3) 2-5% is low, but it is still higher than Piper's "not expected" at all claim. He was highly irresponsible for failing to check his claims and simply relying on a "friend".
4) There is no other "interpretation" of irresponsible presentation of information.
@1: Ah. Fair enough. Have you also read JP's followup post? http://www.desiringgod.org/blog/posts/clarifying-the-tornadoReplyDelete
@2: We differ on how natural events and God's will/actions intersect, then. Your standard is that natural events are merely natural with no further meaning. I think there's precedent in the Bible that we can give God credit for natural events. For example, clothed flowers and fed birds were used by Jesus as an example of God's faithful provision and why we should act accordingly. I get that people can and have abused this, ("God hates orphans because the earthquake caused the orphanage to burn down") but we'll just disagree on how to avoid that abuse.
@3: If I'm gambling $10 with a 95% chance to lose and a 5% chance to win $100, one can reasonably say one expects to lose and expect to not win, even though a mathematician will predict a 5% chance of you being happily surprised. There are different levels of expectation one can have; if the experts highly expected a tornado would hit Minneapolis, I'd expect them to tell people to take shelter. It seems they didn't expect there'd be enough damage to justify the warning. The weather didn't cause any loss of life AFAIK, so the experts probably made the right call on what to tell the public.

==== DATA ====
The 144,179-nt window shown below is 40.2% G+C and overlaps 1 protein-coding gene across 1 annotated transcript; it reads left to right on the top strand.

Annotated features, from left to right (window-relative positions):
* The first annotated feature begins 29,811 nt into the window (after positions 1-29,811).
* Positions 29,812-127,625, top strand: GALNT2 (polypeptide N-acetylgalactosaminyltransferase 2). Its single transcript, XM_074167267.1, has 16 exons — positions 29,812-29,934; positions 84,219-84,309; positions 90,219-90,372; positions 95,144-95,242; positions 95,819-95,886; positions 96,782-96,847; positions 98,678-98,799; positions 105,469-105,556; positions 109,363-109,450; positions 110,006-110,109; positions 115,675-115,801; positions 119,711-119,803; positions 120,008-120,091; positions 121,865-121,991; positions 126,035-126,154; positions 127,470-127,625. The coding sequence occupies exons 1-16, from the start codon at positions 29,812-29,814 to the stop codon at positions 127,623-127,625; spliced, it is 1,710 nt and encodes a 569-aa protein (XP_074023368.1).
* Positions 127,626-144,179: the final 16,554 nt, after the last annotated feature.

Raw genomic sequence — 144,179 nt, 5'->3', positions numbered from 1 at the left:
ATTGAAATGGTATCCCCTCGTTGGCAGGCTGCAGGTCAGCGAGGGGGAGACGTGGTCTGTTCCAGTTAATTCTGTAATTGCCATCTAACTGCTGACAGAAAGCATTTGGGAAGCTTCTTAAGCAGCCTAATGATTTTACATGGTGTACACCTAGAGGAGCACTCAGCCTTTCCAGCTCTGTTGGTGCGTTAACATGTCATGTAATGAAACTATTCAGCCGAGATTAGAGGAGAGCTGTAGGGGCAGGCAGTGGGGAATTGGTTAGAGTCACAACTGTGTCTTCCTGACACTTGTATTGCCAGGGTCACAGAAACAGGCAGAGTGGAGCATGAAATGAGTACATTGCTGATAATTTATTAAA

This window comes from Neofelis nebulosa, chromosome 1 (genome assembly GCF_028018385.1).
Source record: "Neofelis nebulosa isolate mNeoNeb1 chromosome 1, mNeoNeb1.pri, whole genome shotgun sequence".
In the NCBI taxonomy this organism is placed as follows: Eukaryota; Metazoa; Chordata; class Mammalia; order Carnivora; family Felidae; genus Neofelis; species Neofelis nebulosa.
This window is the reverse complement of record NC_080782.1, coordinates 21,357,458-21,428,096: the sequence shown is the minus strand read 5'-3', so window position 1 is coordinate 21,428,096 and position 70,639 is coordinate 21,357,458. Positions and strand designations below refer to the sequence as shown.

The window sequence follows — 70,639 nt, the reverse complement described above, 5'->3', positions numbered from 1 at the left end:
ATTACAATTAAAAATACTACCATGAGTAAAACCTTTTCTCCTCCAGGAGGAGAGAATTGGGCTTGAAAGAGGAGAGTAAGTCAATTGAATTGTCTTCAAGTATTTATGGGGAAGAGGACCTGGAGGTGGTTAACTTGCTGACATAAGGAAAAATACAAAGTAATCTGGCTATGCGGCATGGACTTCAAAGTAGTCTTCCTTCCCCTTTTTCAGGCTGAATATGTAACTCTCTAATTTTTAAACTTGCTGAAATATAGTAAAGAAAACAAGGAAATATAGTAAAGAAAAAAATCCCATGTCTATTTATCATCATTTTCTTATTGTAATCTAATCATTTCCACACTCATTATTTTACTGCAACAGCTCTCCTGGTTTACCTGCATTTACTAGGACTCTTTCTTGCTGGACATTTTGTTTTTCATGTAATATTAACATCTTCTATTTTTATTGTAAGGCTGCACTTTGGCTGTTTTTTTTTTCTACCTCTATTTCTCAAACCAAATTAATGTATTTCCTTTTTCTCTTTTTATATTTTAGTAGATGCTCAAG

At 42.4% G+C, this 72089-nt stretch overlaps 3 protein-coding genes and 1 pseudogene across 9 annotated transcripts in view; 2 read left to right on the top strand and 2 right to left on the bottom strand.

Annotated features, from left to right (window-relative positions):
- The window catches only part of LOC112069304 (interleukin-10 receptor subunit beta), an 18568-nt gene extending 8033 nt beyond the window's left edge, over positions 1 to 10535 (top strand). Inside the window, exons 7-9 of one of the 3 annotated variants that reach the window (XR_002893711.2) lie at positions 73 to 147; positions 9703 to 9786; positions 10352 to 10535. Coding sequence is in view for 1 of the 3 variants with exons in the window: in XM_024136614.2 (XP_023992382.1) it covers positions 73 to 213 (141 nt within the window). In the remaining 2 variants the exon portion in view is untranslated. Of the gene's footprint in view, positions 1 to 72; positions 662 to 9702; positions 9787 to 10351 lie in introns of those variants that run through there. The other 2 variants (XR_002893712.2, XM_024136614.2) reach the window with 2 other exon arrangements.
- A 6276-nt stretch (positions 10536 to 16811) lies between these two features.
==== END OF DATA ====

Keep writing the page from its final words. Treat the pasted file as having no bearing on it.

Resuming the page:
JP is not a weather expert, and while his language might not meet the technical definitions experts use, it is "accurate enough" for a layman, and JP is a weather layman. He is not presenting his opinion as an expert opinion, either. He made it clear he is using a friend as source and quoted the friend verbatim.
@4: JP reports what his friend told him, and presented his own opinion. His opinion or his friend may be wrong, but the information is laid out with clear (layman, word of mouth) sourcing. It's not like this is a prepared sermon or in a book; it's a blog post for quick thoughts.
He is speaking as a famous pastor, so he does need to speak carefully. But IMAO, "is it true?", or at the very least, "not wrong?" is sufficient justification for a blogpost.
I can understand disagreement. I just find your post to be an overreaction. But then, I don't usually have to deal with silly arguments about Christianity, so maybe his post struck a raw nerve.